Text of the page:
According to the ABA Journal, the Iowa Supreme Court has suspended the law license of Bill Vilmont for 30 days after ruling late last week that his nonrefundable retainer agreement was a violation of ethical conduct under Iowa case law and Iowa Ct. R. 45.9(2) (see also ABA Model R. Prof. Conduct 1.5(a)). Vilmont had been hired in January of 2010 to represent a client on a state charge of enticement of a minor, and included in the agreement a retainer of $2,500 to be placed in trust, as well as a minimum fee of $2,500. Essentially, the retainer became nonrefundable as a minimum fee in the litigation, and as such, constituted an unethical nonrefundable advance-fee contract.
The charge against the client was dismissed by the District court after a federal charge was filed, and the client retained different counsel to represent the action in federal court. However, just 5 days after the dismissal Vilmont withdrew the $2,500 from the trust without notifying the client and ignored all requests from the client and client’s family to return the retainer and provide an accounting.
It is reported by the Quad-City Times that Vilmont ignored the requests for the return of the retainer until June of 2010, a month after closing his law office and retiring from the practice of law. He eventually provided to the Iowa Supreme Court Disciplinary Board a timekeeping record, indicating he spent only a total of 3.7 hours on the case at hand, which included one hour for providing the accounting.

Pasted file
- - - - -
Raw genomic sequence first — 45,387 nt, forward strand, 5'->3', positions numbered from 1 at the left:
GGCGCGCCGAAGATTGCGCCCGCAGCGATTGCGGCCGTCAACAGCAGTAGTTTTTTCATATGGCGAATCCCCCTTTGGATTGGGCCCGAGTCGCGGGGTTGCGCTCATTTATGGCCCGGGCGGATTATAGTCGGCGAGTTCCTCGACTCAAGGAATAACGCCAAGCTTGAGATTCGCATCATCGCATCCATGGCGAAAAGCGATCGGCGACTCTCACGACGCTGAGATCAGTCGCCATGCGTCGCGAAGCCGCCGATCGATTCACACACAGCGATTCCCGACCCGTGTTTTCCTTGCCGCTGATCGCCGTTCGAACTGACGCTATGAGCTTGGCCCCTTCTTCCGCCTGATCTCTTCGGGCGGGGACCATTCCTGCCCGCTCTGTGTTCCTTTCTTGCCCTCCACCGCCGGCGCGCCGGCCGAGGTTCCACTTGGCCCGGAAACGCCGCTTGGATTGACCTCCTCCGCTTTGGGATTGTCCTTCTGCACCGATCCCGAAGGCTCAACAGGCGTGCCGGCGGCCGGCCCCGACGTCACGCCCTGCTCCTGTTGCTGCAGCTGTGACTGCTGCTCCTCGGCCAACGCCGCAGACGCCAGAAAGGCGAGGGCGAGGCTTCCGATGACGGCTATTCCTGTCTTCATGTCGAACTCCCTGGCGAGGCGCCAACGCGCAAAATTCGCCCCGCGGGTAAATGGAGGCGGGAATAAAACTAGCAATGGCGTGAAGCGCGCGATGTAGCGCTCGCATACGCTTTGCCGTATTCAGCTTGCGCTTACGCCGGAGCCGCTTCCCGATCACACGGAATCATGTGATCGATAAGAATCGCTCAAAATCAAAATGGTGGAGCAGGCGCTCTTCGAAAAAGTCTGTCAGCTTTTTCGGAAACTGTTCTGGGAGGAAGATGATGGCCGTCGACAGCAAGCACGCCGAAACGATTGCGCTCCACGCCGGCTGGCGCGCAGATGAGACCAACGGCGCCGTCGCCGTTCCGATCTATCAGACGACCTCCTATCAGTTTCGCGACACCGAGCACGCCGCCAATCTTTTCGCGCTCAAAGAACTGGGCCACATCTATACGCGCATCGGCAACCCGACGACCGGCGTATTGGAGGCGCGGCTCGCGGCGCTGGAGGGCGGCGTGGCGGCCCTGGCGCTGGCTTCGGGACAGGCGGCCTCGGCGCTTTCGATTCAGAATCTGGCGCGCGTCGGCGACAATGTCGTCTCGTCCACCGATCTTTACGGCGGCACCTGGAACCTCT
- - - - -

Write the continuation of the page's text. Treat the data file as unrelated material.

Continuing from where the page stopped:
The court’s ruling referred to the minimum fee contract as “clearly unethical” and found Vilmont to be “uncooperative and unapologetic” at the disciplinary hearing. Specifically, the commission found Vilmont had violated the Iowa Rules of Professional Conduct for collecting an unreasonable fee, for withdrawal of the fee from the trust account without having earned it, and for failure to timely notify the client of the withdrawal. The opinion added, “[t]he amount of the fee charged and collected by Vilmont for performing the limited and insignificant services in representing his client was, without question, unreasonable.” The court noted that the reasonable fee for services in this case “would have been $607.50.”